About 950,000 of the 1.8 million Americans who claimed the first-time homebuyer tax credit on their 2009 tax returns will have to return the money to the federal government, according to a report the Inspector General for Tax Administration released Thursday.
It’s not because the government needs the cash (even though it really, really does). These particular homeowners never actually qualified for the refund. Instead, they received an earlier credit that allowed those who bought properties during 2008 to deduct up to 10% of the home's purchase price or $7,500, whichever was less. The fine print, however, said that this credit was actually a no-interest loan that had to be paid back to the government within 15 years.
It wasn’t until February 2009, when Congress first voted to extend the stimulus benefit, that it was changed to a refund. Initially to apply for this credit, homeowners must have made their purchase between Jan. 1, 2009 and Nov. 30, 2009. However, these dates were extended several times through separate legislation and currently, homebuyers have until Sept. 30 to close on their purchased properties.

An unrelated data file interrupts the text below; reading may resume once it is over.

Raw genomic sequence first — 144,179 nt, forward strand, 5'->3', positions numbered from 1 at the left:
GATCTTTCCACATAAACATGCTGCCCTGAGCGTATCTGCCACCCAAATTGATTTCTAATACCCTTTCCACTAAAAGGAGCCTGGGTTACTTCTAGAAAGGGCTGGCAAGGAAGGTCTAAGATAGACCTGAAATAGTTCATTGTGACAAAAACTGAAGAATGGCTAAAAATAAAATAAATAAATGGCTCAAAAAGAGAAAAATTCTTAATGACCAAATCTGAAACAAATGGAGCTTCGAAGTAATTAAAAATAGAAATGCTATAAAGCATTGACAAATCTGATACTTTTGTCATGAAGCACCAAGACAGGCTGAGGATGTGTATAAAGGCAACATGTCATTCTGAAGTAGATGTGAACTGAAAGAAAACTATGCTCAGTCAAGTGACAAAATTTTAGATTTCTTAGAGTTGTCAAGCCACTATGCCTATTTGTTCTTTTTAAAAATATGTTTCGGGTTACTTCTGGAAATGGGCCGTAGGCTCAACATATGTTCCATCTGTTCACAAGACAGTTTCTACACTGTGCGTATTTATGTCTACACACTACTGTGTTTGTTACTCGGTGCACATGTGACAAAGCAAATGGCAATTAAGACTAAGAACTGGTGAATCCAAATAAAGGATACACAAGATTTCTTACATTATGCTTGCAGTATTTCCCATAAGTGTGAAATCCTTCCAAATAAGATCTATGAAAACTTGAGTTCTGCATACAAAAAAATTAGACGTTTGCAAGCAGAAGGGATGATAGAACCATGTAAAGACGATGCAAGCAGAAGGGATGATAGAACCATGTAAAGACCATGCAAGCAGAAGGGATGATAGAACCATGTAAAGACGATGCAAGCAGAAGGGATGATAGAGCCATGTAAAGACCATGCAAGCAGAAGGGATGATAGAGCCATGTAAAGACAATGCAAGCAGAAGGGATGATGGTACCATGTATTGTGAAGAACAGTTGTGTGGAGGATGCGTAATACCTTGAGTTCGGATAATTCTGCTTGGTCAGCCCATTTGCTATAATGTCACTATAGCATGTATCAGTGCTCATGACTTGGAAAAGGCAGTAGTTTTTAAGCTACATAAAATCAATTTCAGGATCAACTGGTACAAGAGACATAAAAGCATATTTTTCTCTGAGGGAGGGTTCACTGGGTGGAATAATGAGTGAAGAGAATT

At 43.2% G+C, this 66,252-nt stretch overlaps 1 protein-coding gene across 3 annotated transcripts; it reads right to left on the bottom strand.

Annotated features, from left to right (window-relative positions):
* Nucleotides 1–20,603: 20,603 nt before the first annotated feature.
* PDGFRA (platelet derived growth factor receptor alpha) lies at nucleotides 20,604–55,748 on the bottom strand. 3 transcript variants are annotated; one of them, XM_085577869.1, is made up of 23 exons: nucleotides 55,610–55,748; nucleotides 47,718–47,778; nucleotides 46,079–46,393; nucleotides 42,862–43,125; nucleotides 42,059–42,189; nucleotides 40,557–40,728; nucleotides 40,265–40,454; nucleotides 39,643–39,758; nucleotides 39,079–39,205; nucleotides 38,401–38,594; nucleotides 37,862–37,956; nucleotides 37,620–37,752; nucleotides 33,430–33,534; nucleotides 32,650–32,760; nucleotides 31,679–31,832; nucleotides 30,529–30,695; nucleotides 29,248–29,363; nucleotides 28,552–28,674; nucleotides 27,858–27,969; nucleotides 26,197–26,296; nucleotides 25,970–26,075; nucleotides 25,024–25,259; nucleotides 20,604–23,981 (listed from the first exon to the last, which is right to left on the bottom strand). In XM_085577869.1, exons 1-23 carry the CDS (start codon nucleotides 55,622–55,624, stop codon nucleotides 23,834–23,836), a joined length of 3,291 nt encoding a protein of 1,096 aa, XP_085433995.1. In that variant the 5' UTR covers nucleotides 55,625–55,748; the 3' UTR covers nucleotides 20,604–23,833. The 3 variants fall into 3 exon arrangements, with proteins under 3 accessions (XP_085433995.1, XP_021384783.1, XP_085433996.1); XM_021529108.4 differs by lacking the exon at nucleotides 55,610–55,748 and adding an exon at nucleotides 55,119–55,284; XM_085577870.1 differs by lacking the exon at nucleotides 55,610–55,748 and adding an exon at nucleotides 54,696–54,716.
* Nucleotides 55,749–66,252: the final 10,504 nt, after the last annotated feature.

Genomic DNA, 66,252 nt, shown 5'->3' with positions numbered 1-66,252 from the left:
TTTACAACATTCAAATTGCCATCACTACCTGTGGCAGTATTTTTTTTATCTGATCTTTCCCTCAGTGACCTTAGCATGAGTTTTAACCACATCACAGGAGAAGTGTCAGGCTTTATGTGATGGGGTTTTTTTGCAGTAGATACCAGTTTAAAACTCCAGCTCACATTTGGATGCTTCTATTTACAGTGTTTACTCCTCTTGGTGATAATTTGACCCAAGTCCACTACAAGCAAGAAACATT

The Internal Revenue Service is now working to enforce the difference between the two laws. But of course, the task will be more difficult than you think. According to CNN, an earlier review conducted by the Inspector General found that the IRS could not easily distinguish between home purchases made in 2008 and 2009.
Additionally, the latest report stated that the IRS recorded the wrong home purchase date for about 73,000 buyers that claimed the credit, about 4% of all of those claiming the credit in 2009. About 60,000 of these claims were listed with 2008 purchase dates when the correct 2009 purchase date would have actually qualified them for the no-strings attached version of the credit.
According to the report, the IRS is correcting those errors so that there will be no adverse impact on taxpayers.